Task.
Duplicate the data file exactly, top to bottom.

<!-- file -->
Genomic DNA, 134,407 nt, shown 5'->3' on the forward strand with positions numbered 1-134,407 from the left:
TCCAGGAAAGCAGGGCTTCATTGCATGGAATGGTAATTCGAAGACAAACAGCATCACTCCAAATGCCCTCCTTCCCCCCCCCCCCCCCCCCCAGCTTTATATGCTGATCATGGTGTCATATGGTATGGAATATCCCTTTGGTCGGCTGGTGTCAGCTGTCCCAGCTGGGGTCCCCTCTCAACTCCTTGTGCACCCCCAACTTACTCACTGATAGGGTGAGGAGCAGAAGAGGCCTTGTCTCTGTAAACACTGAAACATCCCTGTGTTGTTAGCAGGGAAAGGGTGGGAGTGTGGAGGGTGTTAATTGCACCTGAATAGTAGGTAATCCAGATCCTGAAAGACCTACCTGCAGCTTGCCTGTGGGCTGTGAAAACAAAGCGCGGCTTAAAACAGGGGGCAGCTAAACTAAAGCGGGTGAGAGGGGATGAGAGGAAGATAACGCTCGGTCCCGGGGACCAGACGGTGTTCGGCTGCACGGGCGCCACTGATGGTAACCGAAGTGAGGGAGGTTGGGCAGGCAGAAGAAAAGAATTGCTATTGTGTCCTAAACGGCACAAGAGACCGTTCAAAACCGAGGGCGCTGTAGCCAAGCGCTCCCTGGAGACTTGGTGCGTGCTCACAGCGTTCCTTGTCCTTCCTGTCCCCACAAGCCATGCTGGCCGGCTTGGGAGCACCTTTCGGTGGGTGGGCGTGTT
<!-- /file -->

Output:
Genomic DNA, 134,407 nt, shown 5'->3' on the forward strand with positions numbered 1-134,407 from the left:
TCCAGGAAAGCAGGGCTTCATTGCATGGAATGGTAATTCGAAGACAAACAGCATCACTCCAAATGCCCTCCTTCCCCCCCCCCCCCCCCCCCAGCTTTATATGCTGATCATGGTGTCATATGGTATGGAATATCCCTTTGGTCGGCTGGTGTCAGCTGTCCCAGCTGGGGTCCCCTCTCAACTCCTTGTGCACCCCCAACTTACTCACTGATAGGGTGAGGAGCAGAAGAGGCCTTGTCTCTGTAAACACTGAAACATCCCTGTGTTGTTAGCAGGGAAAGGGTGGGAGTGTGGAGGGTGTTAATTGCACCTGAATAGTAGGTAATCCAGATCCTGAAAGACCTACCTGCAGCTTGCCTGTGGGCTGTGAAAACAAAGCGCGGCTTAAAACAGGGGGCAGCTAAACTAAAGCGGGTGAGAGGGGATGAGAGGAAGATAACGCTCGGTCCCGGGGACCAGACGGTGTTCGGCTGCACGGGCGCCACTGATGGTAACCGAAGTGAGGGAGGTTGGGCAGGCAGAAGAAAAGAATTGCTATTGTGTCCTAAACGGCACAAGAGACCGTTCAAAACCGAGGGCGCTGTAGCCAAGCGCTCCCTGGAGACTTGGTGCGTGCTCACAGCGTTCCTTGTCCTTCCTGTCCCCACAAGCCATGCTGGCCGGCTTGGGAGCACCTTTCGGTGGGTGGGCGTGTT